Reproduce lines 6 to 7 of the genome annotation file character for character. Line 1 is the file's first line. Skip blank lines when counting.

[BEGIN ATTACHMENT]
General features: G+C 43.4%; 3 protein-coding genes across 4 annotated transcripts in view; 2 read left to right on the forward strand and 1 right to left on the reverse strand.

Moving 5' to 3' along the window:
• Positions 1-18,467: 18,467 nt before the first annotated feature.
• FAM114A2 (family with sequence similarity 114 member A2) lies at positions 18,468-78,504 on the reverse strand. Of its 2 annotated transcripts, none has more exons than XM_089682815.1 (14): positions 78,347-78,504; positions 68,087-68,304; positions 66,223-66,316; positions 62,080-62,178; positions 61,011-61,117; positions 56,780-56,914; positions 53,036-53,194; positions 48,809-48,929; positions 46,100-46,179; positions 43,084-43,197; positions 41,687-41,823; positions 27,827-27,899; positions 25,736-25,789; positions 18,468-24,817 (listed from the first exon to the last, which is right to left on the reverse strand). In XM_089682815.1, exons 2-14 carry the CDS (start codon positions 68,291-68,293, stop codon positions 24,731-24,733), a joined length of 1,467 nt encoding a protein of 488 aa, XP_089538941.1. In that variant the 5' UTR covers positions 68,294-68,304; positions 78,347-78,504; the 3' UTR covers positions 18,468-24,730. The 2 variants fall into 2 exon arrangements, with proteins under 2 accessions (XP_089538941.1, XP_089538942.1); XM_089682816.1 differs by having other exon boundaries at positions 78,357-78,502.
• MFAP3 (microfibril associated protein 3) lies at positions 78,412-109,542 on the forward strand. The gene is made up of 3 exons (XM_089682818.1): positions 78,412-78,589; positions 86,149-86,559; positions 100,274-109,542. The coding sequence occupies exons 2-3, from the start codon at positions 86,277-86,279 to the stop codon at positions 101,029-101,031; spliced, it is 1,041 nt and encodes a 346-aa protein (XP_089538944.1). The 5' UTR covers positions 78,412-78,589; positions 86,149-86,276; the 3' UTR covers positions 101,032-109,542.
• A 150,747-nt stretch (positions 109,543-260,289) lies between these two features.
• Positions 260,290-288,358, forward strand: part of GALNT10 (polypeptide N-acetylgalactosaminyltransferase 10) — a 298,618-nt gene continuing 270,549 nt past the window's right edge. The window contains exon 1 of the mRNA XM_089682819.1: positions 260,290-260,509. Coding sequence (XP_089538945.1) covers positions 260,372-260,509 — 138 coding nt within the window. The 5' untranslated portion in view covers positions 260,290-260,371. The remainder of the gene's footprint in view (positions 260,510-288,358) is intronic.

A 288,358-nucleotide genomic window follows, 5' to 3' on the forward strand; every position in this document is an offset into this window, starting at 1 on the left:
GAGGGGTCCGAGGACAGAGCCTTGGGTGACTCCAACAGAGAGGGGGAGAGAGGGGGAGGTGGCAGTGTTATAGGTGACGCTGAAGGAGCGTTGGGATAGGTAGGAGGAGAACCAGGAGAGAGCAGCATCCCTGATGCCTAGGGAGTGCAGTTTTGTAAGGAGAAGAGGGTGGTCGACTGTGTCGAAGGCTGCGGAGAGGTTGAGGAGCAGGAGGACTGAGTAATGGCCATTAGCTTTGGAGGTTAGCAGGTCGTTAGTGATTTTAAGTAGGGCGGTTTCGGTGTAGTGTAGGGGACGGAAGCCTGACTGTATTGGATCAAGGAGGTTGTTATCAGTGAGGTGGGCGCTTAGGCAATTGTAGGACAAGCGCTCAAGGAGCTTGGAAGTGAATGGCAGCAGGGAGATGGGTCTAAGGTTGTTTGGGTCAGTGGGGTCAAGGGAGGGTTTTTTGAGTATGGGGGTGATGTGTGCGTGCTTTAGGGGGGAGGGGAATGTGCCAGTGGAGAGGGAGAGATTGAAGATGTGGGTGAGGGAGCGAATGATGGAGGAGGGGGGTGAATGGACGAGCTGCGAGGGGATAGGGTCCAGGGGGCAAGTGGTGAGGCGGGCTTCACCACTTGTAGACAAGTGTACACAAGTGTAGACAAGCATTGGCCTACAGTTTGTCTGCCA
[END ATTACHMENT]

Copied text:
• A 150,747-nt stretch (positions 109,543-260,289) lies between these two features.
• Positions 260,290-288,358, forward strand: part of GALNT10 (polypeptide N-acetylgalactosaminyltransferase 10) — a 298,618-nt gene continuing 270,549 nt past the window's right edge. The window contains exon 1 of the mRNA XM_089682819.1: positions 260,290-260,509. Coding sequence (XP_089538945.1) covers positions 260,372-260,509 — 138 coding nt within the window. The 5' untranslated portion in view covers positions 260,290-260,371. The remainder of the gene's footprint in view (positions 260,510-288,358) is intronic.